Our Real Estate Blog

Mortgage Rates (8/30/2010)

August 30th, 2010 10:24 AM by Lehel S.

Monday's bond market has opened in positive territory after concerns about the economy and this week's have led to a negative open in stocks. The Dow is currently down 49 points while the Nasdaq has lost 11 points. The bond market is currently up 14/32, but we will likely see little change in this morning's mortgage rates do to weakness late Friday. 

Today's only relevant economic data was July's Personal Income and Outlays. It showed that personal income rose 0.2% while spending rose 0.4% last month. The income reading matched forecasts, but the increase in spending was a little higher than what analysts were expecting. Therefore, this data can be considered neutral to slightly negative for bonds and mortgage rates.

Tomorrow has two releases scheduled that may affect mortgage rates. The first is August's Consumer Confidence Index from the Conference Board. This index measures consumer sentiment about their personal financial situations, givin g us a measurement of consumer willingness to spend. That is important because consumer spending makes up two thirds of the U.S. economy. A decline in confidence would indicate that surveyed consumers probably will not make a large purchase in the immediate future. That sign of economic weakness should drive bond prices higher, leading to lower mortgage rates tomorrow morning. The 10:00 AM ET release is expected to show a reading of 50.0, which would be a small decline from July's 50.4. The lower the reading, the better the news for bonds and mortgage pricing.

Also tomorrow is the release of the minutes from the last FOMC meeting. There is a pretty good possibility of the markets reacting to them following their 2:00 PM ET release, especially if they show some divisiveness by its members. It will be interesting to see some of the Fed member's views on the economy and inflation and if they will hint what the Fed's next move may be. But this is one of those events that can cause significant movement in rates after its release or be a non-factor. I suspect that this particular release will cause a little movement in bond prices, but not enough to significantly affect mortgage pricing.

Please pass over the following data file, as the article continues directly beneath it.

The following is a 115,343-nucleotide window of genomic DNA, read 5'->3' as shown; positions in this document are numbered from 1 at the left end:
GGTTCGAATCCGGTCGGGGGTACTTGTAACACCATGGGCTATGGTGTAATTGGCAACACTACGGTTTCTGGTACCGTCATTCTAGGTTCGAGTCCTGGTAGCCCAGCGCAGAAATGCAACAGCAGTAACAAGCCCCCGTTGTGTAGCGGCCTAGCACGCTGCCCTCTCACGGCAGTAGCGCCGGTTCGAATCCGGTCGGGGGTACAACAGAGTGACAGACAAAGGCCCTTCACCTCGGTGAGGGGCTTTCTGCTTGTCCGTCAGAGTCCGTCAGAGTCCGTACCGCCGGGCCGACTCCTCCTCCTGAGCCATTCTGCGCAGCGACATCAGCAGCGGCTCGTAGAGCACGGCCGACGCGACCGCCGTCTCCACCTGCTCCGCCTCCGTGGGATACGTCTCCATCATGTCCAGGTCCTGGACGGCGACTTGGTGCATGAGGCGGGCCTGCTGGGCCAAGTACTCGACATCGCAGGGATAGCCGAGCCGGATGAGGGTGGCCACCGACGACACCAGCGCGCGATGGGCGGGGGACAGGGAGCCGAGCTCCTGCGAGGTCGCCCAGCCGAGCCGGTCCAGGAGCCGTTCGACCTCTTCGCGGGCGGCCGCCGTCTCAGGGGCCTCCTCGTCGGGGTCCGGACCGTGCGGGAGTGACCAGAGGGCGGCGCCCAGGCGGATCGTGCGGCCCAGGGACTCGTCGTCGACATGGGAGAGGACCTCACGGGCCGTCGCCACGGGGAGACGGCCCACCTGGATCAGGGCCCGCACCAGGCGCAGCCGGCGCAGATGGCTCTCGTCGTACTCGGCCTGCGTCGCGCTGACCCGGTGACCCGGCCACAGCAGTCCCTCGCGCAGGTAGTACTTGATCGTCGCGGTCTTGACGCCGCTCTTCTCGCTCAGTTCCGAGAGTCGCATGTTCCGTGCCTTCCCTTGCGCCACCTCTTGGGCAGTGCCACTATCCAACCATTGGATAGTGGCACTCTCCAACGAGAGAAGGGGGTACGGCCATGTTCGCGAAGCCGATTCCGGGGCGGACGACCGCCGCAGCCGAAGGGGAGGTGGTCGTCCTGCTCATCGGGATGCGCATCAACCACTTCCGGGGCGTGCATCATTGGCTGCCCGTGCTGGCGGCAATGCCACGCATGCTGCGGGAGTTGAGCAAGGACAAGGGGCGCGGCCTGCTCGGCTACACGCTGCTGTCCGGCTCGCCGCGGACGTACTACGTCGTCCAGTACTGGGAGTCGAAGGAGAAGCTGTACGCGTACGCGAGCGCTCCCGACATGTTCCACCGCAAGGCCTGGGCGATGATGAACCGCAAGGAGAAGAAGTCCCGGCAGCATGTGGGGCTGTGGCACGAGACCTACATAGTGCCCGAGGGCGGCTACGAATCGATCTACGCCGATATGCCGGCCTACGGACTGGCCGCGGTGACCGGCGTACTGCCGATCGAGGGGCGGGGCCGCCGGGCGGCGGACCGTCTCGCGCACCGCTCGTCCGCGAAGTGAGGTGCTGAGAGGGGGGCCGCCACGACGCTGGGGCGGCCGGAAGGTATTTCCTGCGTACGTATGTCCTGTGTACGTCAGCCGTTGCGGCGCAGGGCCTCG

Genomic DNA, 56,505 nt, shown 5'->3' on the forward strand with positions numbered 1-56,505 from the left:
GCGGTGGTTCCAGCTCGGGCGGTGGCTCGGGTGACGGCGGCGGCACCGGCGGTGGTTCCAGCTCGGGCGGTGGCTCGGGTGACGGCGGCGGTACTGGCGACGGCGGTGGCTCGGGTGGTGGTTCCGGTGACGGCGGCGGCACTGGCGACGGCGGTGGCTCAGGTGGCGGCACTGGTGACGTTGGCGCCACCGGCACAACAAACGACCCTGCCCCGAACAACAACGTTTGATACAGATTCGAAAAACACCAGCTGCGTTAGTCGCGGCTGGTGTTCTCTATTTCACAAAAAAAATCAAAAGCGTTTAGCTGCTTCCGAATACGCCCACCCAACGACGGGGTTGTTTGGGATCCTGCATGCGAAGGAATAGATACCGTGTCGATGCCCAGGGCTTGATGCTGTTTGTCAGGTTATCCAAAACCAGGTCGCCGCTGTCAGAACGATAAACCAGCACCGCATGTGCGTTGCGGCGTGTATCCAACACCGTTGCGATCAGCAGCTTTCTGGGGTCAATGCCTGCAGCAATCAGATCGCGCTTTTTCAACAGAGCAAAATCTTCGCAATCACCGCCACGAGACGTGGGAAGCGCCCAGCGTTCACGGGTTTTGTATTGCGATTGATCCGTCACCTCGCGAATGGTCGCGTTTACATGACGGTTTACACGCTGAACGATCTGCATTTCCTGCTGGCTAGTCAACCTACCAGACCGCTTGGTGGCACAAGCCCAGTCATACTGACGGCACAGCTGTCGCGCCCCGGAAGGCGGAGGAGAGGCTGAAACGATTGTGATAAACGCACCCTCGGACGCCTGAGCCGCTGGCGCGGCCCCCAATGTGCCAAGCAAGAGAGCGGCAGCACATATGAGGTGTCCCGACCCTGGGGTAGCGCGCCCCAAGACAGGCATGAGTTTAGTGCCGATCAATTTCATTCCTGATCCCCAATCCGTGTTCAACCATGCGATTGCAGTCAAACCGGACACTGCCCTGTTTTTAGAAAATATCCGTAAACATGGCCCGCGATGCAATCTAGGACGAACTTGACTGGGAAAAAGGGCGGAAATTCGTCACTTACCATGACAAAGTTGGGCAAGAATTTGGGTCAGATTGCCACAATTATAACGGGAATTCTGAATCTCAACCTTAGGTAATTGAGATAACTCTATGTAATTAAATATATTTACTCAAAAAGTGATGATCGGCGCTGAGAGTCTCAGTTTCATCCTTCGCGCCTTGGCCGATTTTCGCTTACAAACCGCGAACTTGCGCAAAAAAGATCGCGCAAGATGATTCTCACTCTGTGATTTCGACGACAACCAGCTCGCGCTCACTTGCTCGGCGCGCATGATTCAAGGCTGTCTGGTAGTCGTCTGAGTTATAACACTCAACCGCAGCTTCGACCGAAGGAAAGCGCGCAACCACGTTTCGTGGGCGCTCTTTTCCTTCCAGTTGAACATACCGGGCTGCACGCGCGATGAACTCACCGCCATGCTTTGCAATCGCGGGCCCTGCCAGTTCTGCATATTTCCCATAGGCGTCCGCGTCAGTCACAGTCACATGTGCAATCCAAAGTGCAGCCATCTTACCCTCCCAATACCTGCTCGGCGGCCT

Overall, I expect to see the most movement in rates Friday, but tomorrow and Wednesday should also be fairly active. Also worth mentioning though is the fact that next Monday is Labor Day so all markets will be closed. The bond market will not close early this Friday, but many traders may head home for the long weekend after Friday's data is posted. This means that trading will likely be thin Friday afternoon even though the markets will still be open. This could lead to additional volatility in rates as traders prepare for the long weekend, so please be careful this week if still floating an interest rate.

If I were considering financing/refinancing a home, I would.... Lock if my closing was taking place within 7 days... Lock if my closing was taking place between 8 and 20 days... Lock if my closing was taking place between 21 and 60 days... Float if my closing was taking place over 60 days from now... This is only my opinion of what I would do if I were financing a home. It is only an opinion and cannot be guaranteed to be in the best interest of all/any other borrowers. 
Posted in:General
Posted by Lehel S. on August 30th, 2010 10:24 AM



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